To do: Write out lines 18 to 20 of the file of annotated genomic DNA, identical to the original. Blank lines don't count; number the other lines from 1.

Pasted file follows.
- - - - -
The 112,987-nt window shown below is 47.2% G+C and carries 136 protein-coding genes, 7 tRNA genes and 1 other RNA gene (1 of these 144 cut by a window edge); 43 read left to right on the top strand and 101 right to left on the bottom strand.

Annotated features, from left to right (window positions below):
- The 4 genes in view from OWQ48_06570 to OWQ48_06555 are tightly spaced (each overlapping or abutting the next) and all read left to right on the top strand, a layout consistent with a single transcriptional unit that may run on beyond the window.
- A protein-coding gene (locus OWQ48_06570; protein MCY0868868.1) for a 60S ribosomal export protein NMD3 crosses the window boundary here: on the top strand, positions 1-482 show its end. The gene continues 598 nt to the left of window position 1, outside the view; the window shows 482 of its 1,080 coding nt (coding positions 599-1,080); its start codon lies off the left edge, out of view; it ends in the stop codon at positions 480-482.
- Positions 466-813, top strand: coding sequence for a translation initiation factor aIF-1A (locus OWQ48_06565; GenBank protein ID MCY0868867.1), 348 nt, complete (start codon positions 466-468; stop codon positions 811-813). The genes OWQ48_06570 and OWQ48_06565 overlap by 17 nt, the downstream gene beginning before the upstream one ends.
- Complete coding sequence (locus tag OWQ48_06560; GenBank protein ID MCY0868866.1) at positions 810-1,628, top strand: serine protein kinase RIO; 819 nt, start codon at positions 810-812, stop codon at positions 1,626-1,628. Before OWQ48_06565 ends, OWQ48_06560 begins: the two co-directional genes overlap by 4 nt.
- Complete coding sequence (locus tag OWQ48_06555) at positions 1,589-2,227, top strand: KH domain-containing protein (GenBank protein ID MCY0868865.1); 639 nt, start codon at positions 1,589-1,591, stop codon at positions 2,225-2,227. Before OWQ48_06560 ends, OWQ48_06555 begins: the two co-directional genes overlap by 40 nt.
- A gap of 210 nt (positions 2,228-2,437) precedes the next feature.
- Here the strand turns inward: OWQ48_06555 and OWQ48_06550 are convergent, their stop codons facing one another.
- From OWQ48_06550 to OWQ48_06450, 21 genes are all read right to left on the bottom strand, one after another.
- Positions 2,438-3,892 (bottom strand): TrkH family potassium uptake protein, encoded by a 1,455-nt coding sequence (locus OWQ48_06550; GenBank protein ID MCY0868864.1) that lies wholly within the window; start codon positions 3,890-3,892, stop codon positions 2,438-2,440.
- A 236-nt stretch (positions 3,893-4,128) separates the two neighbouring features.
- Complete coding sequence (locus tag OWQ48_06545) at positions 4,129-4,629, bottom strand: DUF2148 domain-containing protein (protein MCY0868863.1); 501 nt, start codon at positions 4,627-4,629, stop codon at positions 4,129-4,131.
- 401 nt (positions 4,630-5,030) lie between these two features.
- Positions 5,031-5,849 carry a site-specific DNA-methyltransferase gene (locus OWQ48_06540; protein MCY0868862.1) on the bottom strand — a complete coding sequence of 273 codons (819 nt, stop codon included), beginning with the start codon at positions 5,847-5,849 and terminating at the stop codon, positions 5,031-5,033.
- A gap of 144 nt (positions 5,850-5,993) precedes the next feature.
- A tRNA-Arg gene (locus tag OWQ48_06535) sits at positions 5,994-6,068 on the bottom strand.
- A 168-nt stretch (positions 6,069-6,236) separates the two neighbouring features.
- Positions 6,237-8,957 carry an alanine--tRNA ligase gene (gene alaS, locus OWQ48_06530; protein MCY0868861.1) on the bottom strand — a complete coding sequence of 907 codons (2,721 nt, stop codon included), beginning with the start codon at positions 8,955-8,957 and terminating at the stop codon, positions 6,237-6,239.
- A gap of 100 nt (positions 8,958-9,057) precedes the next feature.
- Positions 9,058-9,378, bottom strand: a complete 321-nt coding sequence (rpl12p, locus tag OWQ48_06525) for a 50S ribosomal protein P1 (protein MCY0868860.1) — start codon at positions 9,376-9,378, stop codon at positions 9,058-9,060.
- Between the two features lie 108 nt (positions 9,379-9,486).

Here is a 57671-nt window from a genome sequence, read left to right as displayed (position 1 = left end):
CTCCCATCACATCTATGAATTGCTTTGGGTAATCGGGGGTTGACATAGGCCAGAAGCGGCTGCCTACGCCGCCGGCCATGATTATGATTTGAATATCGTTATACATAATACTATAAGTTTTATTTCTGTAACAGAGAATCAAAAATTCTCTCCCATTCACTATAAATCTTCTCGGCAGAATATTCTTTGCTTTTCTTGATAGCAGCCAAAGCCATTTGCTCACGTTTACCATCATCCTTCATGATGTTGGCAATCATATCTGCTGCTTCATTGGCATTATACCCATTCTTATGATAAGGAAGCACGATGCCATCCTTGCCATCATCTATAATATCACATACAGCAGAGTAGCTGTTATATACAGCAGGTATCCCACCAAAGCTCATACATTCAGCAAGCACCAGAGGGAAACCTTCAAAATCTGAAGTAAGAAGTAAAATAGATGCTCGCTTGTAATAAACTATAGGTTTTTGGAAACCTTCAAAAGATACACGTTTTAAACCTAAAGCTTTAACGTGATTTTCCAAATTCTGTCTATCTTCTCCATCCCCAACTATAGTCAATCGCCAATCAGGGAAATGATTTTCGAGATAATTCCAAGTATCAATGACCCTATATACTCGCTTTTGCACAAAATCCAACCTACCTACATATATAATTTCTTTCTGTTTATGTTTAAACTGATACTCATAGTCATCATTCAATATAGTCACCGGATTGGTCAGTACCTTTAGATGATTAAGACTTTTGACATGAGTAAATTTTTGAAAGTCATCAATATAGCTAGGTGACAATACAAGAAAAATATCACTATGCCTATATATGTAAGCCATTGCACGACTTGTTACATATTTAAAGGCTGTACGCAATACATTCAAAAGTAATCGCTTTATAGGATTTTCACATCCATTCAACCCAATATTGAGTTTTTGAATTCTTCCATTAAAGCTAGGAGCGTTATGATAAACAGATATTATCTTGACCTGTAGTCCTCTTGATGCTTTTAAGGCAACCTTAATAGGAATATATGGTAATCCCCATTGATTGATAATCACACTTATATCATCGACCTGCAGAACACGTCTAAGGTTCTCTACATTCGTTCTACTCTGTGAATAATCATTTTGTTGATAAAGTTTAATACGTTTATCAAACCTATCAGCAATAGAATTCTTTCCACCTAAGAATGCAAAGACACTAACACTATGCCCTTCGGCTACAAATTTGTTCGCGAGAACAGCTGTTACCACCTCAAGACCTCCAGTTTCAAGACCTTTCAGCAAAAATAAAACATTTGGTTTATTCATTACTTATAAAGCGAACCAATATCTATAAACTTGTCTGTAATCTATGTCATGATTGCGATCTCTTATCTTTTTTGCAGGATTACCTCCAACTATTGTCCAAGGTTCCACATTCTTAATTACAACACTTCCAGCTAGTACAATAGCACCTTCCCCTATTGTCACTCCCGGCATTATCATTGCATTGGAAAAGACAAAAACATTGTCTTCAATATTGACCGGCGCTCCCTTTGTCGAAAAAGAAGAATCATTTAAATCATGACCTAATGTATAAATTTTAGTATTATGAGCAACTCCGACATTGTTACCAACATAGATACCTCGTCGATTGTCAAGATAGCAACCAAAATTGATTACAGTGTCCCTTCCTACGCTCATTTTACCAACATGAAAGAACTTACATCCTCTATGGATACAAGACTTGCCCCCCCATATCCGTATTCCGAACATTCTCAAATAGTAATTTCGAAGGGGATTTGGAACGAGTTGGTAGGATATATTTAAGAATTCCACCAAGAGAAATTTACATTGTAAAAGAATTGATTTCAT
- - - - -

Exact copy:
- A 168-nt stretch (positions 6,069-6,236) separates the two neighbouring features.
- Positions 6,237-8,957 carry an alanine--tRNA ligase gene (gene alaS, locus OWQ48_06530; protein MCY0868861.1) on the bottom strand — a complete coding sequence of 907 codons (2,721 nt, stop codon included), beginning with the start codon at positions 8,955-8,957 and terminating at the stop codon, positions 6,237-6,239.
- A gap of 100 nt (positions 8,958-9,057) precedes the next feature.